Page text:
DPH: Adults and Tobacco
Tobacco


  {older couple in kitchen}     

Tobacco Use

and

Adults

                                                              
{group of adults}  
 

 

There are 612,301 (17.1%) adult tobacco users in Connecticut,

 

approximately 4,700 die of smoking related causes each year,

 

which is about 13 deaths each day.
 
 
The effects of tobacco can start immediately even after the first use.

 

Although someone may not feel symptoms of these effects right away, most will begin to damage the body with the first cigarette –some can cause irreversible damage.1

 

Some Immediate Effects of Tobacco Use:2

 

  • Altered brain chemistry- decreasing the dopamine receptors in the brain which tell cells how to function.  Dopamine, when released, gives a person the sense of reward. Decreasing dopamine receptors is thought to leave a person with longer, more intense cravings for what they like. (in this case, tobacco)
  • Increased stress- studies show smokers have a higher level of stress and by using tobacco; the relaxation the person is feeling is actually that person returning to the normal unstressed state of a non-tobacco user.      
    {adults with arms crossed}


 P
eople who smoke die 13 to 14 years earlier than non-smokers
 

  • Respiratory conditions- bronchospasm (abnormal tightening of airways), increased phlegm, persistent cough
  • Decreased physical energy or ability
  • Increased cholesterol and triglycerides in your blood -these fats stick to the inside of blood vessels, which narrows the vessel and decreases blood flow. This is called atherosclerosis.  Atherosclerosis can lead to stroke and heart disease.
  • Increased heart rate and blood pressure – making the heart have to work harder and therefore more likely to wear out quicker.
  • Increased cholesterol and triglycerides in your blood -these fats stick to the inside of blood vessels, which narrows the vessel and decreases blood flow. This is called atherosclerosis.  Atherosclerosis can lead to stroke and heart disease.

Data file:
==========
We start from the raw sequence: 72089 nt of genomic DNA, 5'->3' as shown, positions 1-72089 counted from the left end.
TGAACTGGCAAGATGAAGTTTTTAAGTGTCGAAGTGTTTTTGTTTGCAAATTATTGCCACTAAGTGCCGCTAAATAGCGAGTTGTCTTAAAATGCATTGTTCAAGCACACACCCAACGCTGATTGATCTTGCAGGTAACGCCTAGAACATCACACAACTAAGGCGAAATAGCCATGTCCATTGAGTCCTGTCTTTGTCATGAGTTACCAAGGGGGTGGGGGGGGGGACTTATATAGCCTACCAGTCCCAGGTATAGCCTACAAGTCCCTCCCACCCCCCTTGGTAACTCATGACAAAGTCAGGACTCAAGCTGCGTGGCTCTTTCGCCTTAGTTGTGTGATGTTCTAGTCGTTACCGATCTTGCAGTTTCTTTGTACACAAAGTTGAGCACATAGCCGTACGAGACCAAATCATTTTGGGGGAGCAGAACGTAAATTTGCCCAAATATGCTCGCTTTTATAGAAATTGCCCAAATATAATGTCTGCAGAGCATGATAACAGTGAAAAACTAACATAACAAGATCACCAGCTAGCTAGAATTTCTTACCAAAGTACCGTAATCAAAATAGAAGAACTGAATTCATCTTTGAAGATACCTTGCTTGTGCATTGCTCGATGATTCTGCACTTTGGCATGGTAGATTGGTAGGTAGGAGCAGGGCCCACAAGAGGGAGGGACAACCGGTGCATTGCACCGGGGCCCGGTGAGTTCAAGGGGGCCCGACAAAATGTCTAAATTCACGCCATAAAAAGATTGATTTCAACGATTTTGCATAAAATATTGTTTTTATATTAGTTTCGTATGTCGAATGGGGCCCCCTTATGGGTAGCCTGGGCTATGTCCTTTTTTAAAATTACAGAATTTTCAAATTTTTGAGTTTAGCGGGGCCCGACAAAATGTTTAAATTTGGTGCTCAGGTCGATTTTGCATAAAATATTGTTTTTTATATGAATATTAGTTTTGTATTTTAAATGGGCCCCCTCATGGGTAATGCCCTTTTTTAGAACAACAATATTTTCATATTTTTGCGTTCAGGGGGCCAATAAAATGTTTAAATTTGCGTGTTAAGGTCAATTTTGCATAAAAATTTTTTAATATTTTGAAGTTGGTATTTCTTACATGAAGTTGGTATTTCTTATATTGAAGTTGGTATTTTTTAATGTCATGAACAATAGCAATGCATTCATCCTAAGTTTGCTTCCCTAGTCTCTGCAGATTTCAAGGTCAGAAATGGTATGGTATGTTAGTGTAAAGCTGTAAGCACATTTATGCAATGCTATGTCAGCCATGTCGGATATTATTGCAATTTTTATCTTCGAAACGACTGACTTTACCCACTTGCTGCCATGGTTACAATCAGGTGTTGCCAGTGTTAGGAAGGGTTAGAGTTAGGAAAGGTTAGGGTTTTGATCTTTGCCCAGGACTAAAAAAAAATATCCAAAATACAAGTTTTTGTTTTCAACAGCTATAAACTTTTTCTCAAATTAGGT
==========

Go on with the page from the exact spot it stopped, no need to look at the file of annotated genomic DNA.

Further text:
• Increased heart rate and blood pressure – making the heart have to work harder and therefore more likely to wear out quicker.
  • Acid reflux disease and peptic ulcer disease- caused by the body’s lack of ability to secrete neutralizing stomach acid and heal itself.
  • Pneumonia- bacterial infection of the lungs
  • Gum disease and tooth decay
  • Middle ear infections, sinus infections and swelling of the nasal passages
  • Bad breath, yellow teeth and stained fingers and nails
  {man frowning}

 

Some medium and long term health effects from tobacco use:3

 

  • Cancers of the lip, oral cavity, pharynx, esophagus, pancreas, larynx (voice box), lung, uterine cervix, bladder, and kidney
  • Heart disease and heart attacks 
  • Stroke
  • Chronic obstructive pulmonary disease  (COPD)

Smokers who have a heart attack are
more likely
to die and die
suddenly
(within 1 hour)
than are nonsmokers. 

  {man with oxygen and cigarette}
  • Emphysema
  • Cataracts
  • Dementia including Alzheimer's disease4
  • Infertility

Most adult tobacco users began using tobacco before 18 years of age.  Most regret ever having started.

 

Quitting tobacco use is one of the greatest things you can do for a healthy future.  (For help quitting click here)

 
 
Benefits of Quitting
  • Within 20 minutes of your last cigarette, your heart rate calms down.
  • Within 8 hours, there is much more oxygen in your blood, and mucus begins to clear out of your lungs, making it easier to breathe.
  • Within 48 hours, things smell and taste better.
  • Within 3 months, blood circulation improves, and your body is better able to fight infection.
  • Within 9 months, you have less sinus congestion, wheezing, and shortness of breath.
  • After 1 year, your risk of dying of a heart attack is cut in half.
  • After 5 years, you have much less chance of having a stroke.
  • After 10 years, your risk of getting lung cancer is cut in half.